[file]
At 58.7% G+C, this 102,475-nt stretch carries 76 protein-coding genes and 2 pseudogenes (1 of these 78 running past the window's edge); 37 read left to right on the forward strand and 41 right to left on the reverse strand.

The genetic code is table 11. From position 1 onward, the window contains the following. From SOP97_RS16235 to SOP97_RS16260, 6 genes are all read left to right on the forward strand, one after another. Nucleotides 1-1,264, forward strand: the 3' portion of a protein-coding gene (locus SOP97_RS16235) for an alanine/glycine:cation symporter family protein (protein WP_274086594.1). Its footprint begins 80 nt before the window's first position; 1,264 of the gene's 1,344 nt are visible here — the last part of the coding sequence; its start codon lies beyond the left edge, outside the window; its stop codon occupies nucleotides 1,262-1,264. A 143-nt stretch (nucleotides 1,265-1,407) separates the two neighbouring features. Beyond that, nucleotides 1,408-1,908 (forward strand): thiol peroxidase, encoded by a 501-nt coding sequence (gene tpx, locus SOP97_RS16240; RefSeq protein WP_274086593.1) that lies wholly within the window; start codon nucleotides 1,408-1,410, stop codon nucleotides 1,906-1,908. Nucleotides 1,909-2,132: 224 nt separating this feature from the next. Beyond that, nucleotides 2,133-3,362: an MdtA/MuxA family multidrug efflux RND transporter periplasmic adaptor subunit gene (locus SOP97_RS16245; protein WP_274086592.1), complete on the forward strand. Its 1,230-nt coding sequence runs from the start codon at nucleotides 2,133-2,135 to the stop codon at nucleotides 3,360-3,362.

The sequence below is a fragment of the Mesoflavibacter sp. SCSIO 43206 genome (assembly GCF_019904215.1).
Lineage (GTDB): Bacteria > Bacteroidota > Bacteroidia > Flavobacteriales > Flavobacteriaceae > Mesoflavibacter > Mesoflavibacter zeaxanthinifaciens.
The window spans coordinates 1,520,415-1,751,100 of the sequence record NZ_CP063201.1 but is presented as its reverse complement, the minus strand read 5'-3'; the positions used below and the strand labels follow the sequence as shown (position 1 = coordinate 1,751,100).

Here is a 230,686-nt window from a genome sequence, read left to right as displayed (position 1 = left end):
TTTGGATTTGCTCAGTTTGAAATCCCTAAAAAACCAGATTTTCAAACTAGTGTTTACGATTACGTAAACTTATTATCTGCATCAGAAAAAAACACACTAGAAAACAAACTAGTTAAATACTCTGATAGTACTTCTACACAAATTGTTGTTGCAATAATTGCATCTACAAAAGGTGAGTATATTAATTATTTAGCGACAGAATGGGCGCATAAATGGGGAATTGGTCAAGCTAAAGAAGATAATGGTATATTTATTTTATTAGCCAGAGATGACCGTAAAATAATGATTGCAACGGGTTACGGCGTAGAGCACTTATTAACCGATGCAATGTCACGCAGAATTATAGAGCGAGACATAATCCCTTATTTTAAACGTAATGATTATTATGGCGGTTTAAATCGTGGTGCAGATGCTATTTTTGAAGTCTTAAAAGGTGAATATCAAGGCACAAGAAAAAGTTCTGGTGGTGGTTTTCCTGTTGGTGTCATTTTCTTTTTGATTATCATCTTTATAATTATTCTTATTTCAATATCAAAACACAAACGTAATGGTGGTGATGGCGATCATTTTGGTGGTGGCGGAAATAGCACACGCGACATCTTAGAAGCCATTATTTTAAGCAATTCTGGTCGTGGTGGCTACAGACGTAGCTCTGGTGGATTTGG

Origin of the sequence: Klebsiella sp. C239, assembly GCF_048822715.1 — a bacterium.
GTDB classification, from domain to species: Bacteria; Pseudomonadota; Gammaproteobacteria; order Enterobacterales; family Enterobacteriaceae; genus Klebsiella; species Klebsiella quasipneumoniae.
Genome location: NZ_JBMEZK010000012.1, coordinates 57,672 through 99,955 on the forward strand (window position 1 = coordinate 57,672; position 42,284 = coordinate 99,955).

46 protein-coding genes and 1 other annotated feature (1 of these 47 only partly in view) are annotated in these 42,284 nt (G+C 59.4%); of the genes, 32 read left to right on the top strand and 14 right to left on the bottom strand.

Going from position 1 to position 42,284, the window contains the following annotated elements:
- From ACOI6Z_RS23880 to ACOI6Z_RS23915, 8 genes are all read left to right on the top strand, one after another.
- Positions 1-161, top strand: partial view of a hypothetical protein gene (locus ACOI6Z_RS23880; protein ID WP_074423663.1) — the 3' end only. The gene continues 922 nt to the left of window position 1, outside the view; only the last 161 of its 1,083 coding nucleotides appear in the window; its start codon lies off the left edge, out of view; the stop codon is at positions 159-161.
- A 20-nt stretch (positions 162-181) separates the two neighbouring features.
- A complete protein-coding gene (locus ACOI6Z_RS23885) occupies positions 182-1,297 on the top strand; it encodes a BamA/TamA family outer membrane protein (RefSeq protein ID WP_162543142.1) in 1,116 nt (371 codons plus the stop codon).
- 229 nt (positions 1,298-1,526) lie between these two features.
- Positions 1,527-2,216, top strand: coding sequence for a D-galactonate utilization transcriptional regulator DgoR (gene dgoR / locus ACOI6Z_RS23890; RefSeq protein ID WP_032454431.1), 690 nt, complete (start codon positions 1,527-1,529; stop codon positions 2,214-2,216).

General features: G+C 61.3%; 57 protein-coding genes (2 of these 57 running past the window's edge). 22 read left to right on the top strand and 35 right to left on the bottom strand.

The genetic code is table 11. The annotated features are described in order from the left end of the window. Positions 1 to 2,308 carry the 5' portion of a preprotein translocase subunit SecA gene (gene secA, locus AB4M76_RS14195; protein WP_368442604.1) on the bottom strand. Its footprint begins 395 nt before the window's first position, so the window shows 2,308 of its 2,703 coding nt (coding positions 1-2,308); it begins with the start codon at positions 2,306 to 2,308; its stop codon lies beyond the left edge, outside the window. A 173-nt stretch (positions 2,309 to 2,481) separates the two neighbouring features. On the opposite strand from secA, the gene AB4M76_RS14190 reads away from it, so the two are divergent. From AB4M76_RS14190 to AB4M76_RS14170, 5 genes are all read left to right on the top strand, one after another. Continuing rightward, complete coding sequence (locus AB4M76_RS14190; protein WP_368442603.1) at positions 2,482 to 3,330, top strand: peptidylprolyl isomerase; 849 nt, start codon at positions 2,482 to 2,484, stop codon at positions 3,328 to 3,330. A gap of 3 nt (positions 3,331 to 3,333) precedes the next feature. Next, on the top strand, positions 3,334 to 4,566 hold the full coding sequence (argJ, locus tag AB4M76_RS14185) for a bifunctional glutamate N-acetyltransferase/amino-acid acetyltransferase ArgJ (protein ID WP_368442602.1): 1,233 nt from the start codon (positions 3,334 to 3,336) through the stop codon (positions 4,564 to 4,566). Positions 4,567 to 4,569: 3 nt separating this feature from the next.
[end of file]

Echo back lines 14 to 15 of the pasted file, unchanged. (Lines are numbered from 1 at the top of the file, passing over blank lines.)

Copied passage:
- Positions 1-161, top strand: partial view of a hypothetical protein gene (locus ACOI6Z_RS23880; protein ID WP_074423663.1) — the 3' end only. The gene continues 922 nt to the left of window position 1, outside the view; only the last 161 of its 1,083 coding nucleotides appear in the window; its start codon lies off the left edge, out of view; the stop codon is at positions 159-161.
- A 20-nt stretch (positions 162-181) separates the two neighbouring features.